Mental illness is on the rise in schools. As mental-health advocates fight to remove the stigma associated with mental illness, more clinical diagnoses are made. Twenty-five years ago, anxiety and depression were two illnesses barely discussed and rarely diagnosed. Now, they are flooding public school classrooms.

A survey conducted in February by the Pew Research Center found that 70 percent of teenagers identified mental health as a major issue among their peers—a number higher than bullying, drug addiction, or gangs. So with numbers that high, it should be assumed that public school funding would be prioritizing student mental health,...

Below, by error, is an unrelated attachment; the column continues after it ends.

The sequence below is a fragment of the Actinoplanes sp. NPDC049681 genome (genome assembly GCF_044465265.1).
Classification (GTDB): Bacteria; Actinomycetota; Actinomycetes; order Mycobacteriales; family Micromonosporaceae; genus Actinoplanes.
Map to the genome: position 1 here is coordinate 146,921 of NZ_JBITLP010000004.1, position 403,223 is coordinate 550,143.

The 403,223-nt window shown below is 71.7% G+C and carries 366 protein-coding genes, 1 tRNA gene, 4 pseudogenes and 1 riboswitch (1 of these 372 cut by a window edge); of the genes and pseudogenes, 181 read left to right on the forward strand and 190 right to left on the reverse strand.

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  • About the Author:

    Christine Ravesi-Weinstein currently serves as a high school assistant principal. She previously served as a high school science department chair for four years and classroom teacher for 15 years. She is an avid writer and educator and is passionate about bridging the two with her advocacy for emotional well-being. Follow her on Twitter @RavesiWeinstein, read her other work on eSchool News here, and learn about her organization at http://www.runningfromanxiety.org and @ThinkRunFight.